Sunday, December 8, 2013

Jeff Morley's site reminded me of the sad tale of Action Comics #309 and Superman #168

The plot of this story and when the comic hit the newsstands is so sad.  You couldn't make up a story like this.

In the story JFK agrees to disguise himself as Clark Kent so that Clark Kent and Superman can be in the same place at the same time.

The story would make you think Superman is paying close attention to President Kennedy in the month he's assassinated.  A child might wonder, Superman, why didn't you save him?

The artwork for this story sold at an auction recently.

The winning bid was $112, 015.00

Here's the cover artwork for that story.

Being a comic book geek; until DC came out with their DC52 rebooting of every character and storyline in DC comics history, I've always said, if you want to be rich sell erasers to DC comics; I can tell you who we have standing in line here.  Superman is shaking the hand of Clark Kent, who is JFK in disguise.  Then we have Lois Lane, Perry White, Supergirl, Batman and Robin, Jimmy Olson, a woman I can't identify, then three members of the Legion of Superheroes who are from the 30th century, we have Saturn Girl who had telepathic abilities, Element Lad, who could turn any element into another element with a wave of his hand and like Superman is the sole survivor of his planet, and Chameleon Boy who is a shape shifter, and then behind them all is Lori Lemaris, a real mermaid in a fish tank, and then a man in a suit and tie who might be Pa Kent, Superman's earthly father from Smallville.  This artwork was drawn by Curt Swan who drew Superman for a very long time.

Superheros were not really associated or friendly with any president except, of course, FDR because the genre of Superheroes started in 1938 with the creation of Superman, though he was not the first "Superhero," he got the genre rolling. ( 1938 through the war, to the very early 1950's depending on who you talk to, is seen as The Golden Age of Comic Books. ) Then came the attack on Pearl Harbor and the entry of America into World War II.  The strong wave of patriotism and nationalism created a slew of new characters who usually had some patriotic name or costume, Captain America, Wonder Woman, whose costume is really based on the flag, Uncle Sam, etc.  FDR and the war were entwined into many comic plots.  After the war the genre diminished and comic books were attacked by idiotic opportunists in Congress and were claimed to be the reason behind juvenile delinquency.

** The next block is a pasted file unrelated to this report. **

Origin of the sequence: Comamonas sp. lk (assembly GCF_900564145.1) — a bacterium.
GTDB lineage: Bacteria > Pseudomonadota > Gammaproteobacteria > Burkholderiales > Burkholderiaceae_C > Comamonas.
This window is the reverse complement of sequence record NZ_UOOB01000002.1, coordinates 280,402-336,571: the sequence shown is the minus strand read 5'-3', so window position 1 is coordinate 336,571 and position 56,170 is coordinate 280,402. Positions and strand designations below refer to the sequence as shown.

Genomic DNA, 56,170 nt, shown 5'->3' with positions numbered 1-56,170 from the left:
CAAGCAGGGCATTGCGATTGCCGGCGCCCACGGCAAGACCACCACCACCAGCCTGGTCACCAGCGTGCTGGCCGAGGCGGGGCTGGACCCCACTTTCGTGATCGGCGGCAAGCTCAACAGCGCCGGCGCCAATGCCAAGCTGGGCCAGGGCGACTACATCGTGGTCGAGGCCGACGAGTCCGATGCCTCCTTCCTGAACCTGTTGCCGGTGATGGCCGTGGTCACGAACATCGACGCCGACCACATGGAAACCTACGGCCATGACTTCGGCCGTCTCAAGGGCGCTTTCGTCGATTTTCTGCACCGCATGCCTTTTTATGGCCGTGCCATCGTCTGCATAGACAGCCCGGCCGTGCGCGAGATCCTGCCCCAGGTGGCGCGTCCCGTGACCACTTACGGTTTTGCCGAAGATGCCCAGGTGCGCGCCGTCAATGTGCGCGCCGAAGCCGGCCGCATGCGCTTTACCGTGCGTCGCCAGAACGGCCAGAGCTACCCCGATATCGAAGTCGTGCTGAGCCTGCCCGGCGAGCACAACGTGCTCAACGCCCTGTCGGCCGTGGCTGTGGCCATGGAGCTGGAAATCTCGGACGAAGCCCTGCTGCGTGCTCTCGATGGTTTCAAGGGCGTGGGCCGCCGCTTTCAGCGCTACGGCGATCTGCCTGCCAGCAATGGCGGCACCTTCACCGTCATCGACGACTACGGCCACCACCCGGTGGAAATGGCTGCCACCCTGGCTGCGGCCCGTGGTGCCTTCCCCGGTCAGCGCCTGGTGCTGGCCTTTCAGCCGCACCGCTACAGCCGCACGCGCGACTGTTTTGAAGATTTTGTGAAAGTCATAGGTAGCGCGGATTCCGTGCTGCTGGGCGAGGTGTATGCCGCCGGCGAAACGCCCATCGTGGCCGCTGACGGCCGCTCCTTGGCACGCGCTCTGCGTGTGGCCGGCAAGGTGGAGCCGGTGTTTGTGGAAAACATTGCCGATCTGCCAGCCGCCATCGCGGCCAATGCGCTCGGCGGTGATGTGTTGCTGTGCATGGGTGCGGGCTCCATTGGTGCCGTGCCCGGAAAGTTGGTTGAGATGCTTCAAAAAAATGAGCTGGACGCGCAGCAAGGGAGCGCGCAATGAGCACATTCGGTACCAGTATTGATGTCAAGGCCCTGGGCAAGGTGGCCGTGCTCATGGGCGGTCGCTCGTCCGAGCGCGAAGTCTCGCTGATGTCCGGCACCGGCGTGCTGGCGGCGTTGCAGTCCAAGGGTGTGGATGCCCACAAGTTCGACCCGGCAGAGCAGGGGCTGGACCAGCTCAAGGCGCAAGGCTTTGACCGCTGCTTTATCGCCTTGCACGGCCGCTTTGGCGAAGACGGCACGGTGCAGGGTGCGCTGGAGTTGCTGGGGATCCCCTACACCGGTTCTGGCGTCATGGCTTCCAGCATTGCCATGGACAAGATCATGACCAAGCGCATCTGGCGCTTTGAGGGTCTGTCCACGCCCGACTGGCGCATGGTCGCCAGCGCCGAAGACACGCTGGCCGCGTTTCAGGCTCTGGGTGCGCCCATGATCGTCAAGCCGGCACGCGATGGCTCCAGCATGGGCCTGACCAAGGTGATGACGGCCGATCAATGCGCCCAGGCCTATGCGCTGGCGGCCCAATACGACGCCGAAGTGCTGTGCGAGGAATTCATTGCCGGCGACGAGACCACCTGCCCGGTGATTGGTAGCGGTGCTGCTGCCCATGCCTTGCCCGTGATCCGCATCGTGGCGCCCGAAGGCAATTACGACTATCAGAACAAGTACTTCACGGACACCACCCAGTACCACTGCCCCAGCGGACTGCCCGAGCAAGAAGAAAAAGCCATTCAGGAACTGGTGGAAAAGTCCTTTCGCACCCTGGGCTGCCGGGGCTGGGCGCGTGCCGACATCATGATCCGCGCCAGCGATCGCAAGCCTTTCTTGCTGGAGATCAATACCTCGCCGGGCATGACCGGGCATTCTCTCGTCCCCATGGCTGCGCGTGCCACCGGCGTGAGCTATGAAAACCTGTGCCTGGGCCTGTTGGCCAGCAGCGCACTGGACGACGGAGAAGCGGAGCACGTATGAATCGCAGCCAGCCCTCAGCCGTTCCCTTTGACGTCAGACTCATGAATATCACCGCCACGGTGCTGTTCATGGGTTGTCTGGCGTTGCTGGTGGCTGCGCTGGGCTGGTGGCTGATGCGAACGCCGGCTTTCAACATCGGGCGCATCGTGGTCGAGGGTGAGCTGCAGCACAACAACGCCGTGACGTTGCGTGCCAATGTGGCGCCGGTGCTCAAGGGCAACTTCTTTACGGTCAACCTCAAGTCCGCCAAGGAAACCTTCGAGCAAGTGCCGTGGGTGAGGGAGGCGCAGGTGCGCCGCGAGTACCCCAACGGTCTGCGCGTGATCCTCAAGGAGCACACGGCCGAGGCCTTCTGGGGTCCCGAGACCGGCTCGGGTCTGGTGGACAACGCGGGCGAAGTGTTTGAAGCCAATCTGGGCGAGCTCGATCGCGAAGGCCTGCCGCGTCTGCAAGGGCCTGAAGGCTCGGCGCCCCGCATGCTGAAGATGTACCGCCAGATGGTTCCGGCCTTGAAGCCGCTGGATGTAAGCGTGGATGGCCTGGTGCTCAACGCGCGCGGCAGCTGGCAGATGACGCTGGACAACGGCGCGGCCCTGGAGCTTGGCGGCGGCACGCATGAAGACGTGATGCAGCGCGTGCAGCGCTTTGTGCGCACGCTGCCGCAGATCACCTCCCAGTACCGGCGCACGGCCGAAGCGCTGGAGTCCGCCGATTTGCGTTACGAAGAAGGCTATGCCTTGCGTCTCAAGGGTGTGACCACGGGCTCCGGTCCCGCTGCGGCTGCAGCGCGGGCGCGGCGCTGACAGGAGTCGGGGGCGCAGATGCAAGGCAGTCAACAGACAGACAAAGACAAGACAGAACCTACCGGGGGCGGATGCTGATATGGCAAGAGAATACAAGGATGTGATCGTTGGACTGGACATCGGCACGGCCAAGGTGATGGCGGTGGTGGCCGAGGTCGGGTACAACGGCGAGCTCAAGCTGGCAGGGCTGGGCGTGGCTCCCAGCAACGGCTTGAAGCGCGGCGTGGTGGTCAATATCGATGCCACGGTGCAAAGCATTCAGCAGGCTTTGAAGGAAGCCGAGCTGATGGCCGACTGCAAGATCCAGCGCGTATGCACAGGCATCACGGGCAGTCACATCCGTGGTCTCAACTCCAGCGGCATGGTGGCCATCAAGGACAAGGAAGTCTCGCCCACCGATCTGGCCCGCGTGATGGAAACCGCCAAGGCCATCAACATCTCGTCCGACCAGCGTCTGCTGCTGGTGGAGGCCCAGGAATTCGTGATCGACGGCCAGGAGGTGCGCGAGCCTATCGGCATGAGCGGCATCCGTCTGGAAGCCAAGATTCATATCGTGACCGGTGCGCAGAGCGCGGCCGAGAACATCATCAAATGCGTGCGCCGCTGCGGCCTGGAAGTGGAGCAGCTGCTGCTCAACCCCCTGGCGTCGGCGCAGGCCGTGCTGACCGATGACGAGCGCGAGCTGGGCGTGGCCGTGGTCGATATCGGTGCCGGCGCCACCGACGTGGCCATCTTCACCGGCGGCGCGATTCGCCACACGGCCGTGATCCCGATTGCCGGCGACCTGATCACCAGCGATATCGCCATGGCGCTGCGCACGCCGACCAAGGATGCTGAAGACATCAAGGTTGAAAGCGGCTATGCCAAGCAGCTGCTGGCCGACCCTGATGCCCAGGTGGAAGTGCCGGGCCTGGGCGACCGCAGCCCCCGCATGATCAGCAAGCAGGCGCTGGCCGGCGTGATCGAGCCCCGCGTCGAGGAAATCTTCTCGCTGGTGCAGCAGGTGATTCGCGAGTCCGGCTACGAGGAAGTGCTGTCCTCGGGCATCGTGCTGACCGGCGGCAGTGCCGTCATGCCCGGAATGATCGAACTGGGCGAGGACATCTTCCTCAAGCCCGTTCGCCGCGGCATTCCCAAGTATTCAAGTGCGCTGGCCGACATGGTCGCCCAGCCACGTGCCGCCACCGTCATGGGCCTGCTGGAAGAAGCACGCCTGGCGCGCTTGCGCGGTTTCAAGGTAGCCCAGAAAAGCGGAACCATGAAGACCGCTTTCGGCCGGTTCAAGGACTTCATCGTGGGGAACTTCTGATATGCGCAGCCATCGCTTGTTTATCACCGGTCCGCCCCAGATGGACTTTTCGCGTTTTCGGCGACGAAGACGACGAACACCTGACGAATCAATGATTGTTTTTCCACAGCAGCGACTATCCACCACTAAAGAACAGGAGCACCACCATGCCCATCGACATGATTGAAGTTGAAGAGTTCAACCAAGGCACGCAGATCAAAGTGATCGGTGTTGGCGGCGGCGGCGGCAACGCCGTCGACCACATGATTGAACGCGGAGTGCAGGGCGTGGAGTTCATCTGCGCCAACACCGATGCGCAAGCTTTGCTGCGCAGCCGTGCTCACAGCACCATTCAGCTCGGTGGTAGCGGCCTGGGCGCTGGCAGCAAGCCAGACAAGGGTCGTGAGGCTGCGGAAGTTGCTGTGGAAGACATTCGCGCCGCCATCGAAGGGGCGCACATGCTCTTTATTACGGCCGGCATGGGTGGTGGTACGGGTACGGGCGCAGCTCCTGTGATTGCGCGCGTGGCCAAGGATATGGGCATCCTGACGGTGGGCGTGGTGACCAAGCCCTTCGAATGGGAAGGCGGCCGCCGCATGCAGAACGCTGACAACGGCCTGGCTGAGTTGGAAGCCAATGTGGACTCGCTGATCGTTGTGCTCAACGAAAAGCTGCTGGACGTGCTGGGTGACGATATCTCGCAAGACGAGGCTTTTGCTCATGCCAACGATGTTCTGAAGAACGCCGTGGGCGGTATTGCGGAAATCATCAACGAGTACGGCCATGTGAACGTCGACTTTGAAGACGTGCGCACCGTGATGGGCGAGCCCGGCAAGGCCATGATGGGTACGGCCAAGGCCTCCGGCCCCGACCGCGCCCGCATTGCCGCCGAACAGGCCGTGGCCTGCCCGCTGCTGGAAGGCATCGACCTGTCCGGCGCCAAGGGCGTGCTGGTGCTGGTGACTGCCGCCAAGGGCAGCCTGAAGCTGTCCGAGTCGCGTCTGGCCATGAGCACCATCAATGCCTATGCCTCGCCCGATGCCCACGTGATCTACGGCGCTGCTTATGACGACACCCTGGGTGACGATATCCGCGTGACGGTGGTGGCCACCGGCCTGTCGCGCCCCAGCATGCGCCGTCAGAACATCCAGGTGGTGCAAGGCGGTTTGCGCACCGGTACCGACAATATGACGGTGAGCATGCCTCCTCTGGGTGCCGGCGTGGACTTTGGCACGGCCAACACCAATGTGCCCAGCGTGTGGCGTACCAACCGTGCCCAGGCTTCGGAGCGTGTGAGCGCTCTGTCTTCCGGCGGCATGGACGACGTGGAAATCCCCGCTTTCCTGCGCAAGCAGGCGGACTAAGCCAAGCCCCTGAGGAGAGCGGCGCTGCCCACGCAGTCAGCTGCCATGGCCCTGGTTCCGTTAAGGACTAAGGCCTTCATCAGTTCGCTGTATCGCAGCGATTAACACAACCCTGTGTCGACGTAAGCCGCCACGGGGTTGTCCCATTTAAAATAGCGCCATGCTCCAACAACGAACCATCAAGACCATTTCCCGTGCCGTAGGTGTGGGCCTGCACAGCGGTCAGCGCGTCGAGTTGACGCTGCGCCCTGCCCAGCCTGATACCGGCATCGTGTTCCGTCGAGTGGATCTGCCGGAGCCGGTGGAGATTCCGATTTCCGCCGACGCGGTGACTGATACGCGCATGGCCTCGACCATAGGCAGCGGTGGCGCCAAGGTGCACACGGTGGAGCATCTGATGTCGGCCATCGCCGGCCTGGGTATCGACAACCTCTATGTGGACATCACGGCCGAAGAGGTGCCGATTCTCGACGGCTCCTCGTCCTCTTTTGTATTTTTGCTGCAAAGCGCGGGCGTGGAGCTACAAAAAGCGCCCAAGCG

In a display of startling stupidity, and total ignorance of who we just fought a world war over, extreme Right-wing fools staged comic book burnings. Yes, another example that the concept of IRONY is incomprehensible to most Americans.  One of these idiots was Senator Joe McCarthy.  Comic books suffered a lot in the post war years and throughout the 1950's.  Some titles continued, of course, like Superman, Batman, Wonder Woman, other title stopped and some disappeared altogether.  In 1954 there was an attempt to revive the Superhero and a new Flash was created. This Flash story is credited as the start of The Silver Age  Slowly, new characters appeared and comic book were becoming popular again.

One can only imagine what could been.  Superheroes helping to make JFK cool, or cooler.  Once can only imagine how or if any superhero were to be used to perhaps promote a domestic or international policy.

In Action Comics #309 JFK wanted to enlist Superman to help promote physical fitness.  This was surely a safe non-partisan domestic police to pursue.  Who would argue against physical fitness?